Guillermo del Toro’s ‘Cupboard of Curiosities’ is a Nicely-Curated, Broad-Ranging Horror Anthology


Netflix’s newest anthology options Guillermo del Toro presenting eight horror tales from style filmmakers. It’s bold, inventive, and at instances delightfully creepy.

Guillermo Del Toro Cabinet Of Curiosities Review


By Valerie Ettenhofer · Revealed on October twenty fourth, 2022

Lately, the TV anthology has develop into one thing of a single-author format. From Charlie Brooker’s Black Mirror to Noah Hawley’s Fargo to Mike White’s The White Lotus, anthologies have develop into the popular supply methodology for tales advised by only one particular person. This makes Guillermo del Toro’s Cupboard of Curiosities, the imaginative, spooky, and surprisingly versatile episodic anthology that’s about to hit Netflix, an extra-fresh breath of recent air.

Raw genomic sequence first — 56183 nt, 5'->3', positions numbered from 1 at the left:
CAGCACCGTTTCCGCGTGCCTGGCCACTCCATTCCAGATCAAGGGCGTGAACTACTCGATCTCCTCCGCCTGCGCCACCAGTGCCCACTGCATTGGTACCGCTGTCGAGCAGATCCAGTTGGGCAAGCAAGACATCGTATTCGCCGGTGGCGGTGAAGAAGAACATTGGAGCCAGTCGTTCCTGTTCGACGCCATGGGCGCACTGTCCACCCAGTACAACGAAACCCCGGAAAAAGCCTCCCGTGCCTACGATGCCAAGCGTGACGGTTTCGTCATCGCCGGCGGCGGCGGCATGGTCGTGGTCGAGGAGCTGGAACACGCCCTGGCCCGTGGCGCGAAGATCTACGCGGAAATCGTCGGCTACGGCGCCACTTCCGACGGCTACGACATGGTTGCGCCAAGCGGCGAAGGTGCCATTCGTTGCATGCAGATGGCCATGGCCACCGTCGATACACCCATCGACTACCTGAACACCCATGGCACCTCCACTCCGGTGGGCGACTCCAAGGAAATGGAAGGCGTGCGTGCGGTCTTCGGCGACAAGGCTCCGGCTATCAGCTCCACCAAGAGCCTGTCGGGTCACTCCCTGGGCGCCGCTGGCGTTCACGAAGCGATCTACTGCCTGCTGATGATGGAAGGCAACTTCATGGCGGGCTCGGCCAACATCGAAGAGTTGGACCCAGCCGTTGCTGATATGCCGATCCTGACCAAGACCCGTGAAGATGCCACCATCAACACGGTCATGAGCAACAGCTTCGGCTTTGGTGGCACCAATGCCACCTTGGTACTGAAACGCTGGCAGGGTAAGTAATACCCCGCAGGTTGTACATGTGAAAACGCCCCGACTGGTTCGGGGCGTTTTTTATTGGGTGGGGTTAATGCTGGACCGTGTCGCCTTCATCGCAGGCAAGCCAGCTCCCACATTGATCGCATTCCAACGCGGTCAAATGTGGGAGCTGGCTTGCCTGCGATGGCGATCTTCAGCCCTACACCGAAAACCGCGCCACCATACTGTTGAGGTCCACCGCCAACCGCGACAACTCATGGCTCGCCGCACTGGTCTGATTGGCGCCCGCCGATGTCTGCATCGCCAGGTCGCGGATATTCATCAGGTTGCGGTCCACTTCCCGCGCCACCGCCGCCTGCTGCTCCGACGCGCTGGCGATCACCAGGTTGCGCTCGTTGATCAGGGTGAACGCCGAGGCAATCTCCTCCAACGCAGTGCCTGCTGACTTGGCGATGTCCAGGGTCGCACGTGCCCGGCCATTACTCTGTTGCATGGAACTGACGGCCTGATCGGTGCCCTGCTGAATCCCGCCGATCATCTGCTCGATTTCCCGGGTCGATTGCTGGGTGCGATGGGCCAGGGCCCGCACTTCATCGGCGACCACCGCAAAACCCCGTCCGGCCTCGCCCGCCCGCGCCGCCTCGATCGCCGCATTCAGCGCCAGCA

Regardless of the famed director’s title within the title, the brand new collection entails myriad voices, every of them distinctive. Del Toro serves as creator, curator, host, and occasional author, however the collection works in addition to it does as a result of he isn’t afraid so as to add different artists to his assortment – and he chooses a proficient bunch. The present’s eight-episode first season options tales from the likes of David Prior (The Empty Man), Jennifer Kent (The Babadook), Vincenzo Natali (Dice), Ana Lily Amirpour (A Woman Walks House Alone at Evening), Panos Cosmatos (Mandy), and extra.